Thought of you all last night as I made my way to the Fire Suppression Reservoir. Haven’t dipped into that holding tank of chlorinated water yet this year, so why not a midnight submersion?

Tossy-turny sleeping these days, right?

Even if I’m fairly certain I’m on the other side of the plenty-long adventure of hormonal heat waves, beads pool up even when a body is still and supine.

To the pool she goes to ooh and aah over the moon and splendor of water, knowing the odds of strangers showing up are minimal, and that “hooray! it’s dark enough to not spend even a second screening the 1/4″ layer of dead whatnot’s from the surface.”

The only thing that would have brought it over the top would have been if you guys had been present with chilled Prossecco, and maybe some of those Alabama dark chocolate bites of dreaminess Lynn shared with us this spring at Shepp!

We would have given the crickets a run for their chirping money for sure with giggling in free-style water ballet, or just plain splashed and jawed!

Pretty sure this nocturnal reprieve out yonder will become a habit. Slept like a Disney character afterwards.

Garden-wise, I’m sure you all have the same things going on – weary looking plants by early afternoon, some things WAY ahead of the normal or abnormal (garlic is out and cleaned up by June 30th?).

Everywhere you look, something needs to be tied, picked up, harvested, freed a bit from the biggest-leafed purslane I can recall, or otherwise hydrated (if you have H2o) so the layin’ down plants can make it to sun down.

I’ve already pulled some fried flowers & pea vines that succumbed to the determined triple digit marathon.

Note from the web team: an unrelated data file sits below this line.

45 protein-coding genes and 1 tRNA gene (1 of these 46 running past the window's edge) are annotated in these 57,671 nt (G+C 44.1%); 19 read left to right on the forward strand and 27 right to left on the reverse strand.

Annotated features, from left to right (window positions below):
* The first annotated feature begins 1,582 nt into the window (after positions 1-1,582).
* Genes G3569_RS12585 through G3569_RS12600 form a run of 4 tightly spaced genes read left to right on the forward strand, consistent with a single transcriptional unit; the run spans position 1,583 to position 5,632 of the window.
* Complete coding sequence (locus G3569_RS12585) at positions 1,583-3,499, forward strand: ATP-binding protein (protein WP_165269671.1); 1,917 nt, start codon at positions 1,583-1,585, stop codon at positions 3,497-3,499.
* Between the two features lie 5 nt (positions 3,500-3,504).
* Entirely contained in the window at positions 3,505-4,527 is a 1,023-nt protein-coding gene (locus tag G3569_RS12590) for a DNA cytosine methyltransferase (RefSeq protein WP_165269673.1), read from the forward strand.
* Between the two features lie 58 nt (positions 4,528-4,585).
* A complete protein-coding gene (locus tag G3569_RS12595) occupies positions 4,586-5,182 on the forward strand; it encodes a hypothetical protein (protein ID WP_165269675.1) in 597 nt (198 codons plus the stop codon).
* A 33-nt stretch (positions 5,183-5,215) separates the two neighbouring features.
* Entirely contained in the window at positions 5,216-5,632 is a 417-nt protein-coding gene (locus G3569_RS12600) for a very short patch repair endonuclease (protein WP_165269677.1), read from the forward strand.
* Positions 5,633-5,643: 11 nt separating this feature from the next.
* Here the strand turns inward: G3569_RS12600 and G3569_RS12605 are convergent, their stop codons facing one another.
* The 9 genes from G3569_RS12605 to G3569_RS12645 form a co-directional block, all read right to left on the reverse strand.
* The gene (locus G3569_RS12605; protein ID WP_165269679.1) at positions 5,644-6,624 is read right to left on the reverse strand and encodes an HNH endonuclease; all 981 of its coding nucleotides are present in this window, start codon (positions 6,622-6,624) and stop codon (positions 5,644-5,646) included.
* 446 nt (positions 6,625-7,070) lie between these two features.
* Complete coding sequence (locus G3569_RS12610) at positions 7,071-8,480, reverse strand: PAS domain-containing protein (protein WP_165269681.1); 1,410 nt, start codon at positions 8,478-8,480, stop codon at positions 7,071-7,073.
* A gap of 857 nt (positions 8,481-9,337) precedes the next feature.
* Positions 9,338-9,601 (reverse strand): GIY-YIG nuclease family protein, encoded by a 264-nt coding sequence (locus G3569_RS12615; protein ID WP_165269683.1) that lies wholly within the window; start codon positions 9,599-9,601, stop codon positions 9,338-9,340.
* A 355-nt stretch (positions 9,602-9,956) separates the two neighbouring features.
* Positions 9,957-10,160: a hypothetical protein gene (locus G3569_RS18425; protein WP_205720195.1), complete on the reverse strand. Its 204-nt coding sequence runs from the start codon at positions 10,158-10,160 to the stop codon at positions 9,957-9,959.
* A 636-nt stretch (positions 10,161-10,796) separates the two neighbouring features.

The dream I had of 2015 being the year of ‘not’ weeding the ever-so-long flower beds flanking the garden by way of weed fabric and heavily mulched perennials with random barrels and pots of annuals hither and yon. (always wanted to say that:) isn’t quite what I originally envisioned.

Now it’s crystal clear that, in my attempt to fill the fuel barrel “pots” Greg cut in sections for me, I shouldn’t have been so skimpy with the dirt involved in filling them.

That’s what you get for cheating. I thought it was genius, saving on potting soil and/or dirt mix by loading up the bottom 2/3rds of the barrel sections with feed sacks filled with non-toxic trash – aluminum and tin cans, balls of discarded chicken wire, bunched up newspaper or old weed-guard fabric, flakes of straw……anything with bulk to take up some space to ration what I thought was an ample amount of amassed dirt from all kinds of sources.

But now, the top foot or so of skimpy-dirt piled atop “trash” has wiggled and settled down into the crannies of bulk below.

It’s like looking down a man-hole in order to see the annuals down there in the dark, sunk to bottom.

Feel like I should throw them a rope:)